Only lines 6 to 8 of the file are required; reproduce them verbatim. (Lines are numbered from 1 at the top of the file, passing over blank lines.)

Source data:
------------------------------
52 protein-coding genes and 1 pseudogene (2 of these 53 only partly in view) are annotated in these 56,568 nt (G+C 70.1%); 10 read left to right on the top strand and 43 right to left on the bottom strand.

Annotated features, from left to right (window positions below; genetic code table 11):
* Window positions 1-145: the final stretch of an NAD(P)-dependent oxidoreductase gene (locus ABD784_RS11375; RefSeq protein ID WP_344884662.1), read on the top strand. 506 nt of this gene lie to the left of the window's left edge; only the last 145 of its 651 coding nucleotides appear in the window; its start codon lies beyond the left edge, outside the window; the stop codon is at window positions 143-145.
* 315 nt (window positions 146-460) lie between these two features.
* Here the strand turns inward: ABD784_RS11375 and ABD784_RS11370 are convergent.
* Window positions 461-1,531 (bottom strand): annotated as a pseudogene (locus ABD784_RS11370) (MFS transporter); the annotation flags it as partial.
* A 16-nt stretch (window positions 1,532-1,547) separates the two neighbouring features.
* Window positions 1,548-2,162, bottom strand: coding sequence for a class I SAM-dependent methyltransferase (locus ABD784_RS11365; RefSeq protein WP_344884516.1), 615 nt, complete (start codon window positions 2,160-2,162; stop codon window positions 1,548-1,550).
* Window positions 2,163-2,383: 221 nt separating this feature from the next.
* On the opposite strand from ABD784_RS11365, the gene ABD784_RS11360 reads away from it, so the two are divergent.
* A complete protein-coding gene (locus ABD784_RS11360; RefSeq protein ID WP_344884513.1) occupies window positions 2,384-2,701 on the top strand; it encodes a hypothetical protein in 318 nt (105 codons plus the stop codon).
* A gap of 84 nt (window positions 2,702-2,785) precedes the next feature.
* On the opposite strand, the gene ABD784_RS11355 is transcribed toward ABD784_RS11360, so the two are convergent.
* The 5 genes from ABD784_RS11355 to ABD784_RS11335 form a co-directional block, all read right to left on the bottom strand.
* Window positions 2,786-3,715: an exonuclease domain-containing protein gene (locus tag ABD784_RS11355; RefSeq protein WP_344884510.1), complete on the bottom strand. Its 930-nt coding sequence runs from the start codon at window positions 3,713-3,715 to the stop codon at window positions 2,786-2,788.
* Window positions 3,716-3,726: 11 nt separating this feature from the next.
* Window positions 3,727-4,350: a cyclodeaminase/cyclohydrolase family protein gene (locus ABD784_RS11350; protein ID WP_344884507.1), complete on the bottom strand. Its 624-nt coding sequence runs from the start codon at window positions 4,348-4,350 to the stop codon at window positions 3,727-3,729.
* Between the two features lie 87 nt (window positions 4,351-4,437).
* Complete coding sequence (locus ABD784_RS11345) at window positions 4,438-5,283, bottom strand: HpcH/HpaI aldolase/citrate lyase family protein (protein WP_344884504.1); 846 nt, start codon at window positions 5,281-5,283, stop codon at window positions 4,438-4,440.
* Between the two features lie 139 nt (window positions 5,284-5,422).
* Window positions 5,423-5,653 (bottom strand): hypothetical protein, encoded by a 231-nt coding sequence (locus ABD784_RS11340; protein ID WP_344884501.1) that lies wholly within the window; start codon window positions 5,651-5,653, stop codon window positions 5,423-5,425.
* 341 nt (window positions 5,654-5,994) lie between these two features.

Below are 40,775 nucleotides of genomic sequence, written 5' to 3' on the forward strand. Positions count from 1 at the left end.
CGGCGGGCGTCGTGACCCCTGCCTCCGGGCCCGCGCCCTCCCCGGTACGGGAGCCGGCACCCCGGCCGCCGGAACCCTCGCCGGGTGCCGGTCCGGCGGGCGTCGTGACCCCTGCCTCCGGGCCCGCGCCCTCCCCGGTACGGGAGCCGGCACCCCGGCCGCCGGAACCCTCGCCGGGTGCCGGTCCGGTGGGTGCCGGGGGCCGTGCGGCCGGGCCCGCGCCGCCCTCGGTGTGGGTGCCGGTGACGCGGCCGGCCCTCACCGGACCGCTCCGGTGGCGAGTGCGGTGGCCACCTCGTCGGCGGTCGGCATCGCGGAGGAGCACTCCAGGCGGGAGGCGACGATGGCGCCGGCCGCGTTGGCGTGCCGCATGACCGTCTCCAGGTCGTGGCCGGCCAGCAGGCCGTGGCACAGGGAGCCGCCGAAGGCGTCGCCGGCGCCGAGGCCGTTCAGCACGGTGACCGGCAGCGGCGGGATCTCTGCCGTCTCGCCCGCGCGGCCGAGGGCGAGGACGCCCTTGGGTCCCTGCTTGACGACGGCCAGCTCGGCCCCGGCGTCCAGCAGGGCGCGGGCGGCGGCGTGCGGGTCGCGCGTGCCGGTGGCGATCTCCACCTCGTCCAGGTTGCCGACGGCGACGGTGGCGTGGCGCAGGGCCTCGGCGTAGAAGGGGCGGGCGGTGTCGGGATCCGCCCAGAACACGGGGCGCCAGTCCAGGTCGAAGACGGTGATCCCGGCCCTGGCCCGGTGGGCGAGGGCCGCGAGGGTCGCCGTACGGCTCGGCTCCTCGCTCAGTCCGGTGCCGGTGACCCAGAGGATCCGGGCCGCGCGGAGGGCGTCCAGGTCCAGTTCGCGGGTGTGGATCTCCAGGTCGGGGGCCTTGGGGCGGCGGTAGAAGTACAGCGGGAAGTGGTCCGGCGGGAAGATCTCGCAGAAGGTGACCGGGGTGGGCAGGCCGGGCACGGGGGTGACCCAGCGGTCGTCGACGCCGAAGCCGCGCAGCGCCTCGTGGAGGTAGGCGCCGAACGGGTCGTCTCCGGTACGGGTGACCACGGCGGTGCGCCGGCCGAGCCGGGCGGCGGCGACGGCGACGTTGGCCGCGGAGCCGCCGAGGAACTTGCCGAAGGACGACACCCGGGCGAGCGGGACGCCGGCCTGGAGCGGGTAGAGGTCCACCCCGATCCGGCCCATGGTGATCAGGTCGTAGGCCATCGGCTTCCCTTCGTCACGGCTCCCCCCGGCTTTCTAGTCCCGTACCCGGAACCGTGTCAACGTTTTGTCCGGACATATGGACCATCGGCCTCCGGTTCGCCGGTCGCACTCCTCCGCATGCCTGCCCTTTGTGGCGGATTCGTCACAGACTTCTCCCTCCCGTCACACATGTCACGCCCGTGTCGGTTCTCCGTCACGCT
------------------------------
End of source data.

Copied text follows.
* Window positions 461-1,531 (bottom strand): annotated as a pseudogene (locus ABD784_RS11370) (MFS transporter); the annotation flags it as partial.
* A 16-nt stretch (window positions 1,532-1,547) separates the two neighbouring features.
* Window positions 1,548-2,162, bottom strand: coding sequence for a class I SAM-dependent methyltransferase (locus ABD784_RS11365; RefSeq protein WP_344884516.1), 615 nt, complete (start codon window positions 2,160-2,162; stop codon window positions 1,548-1,550).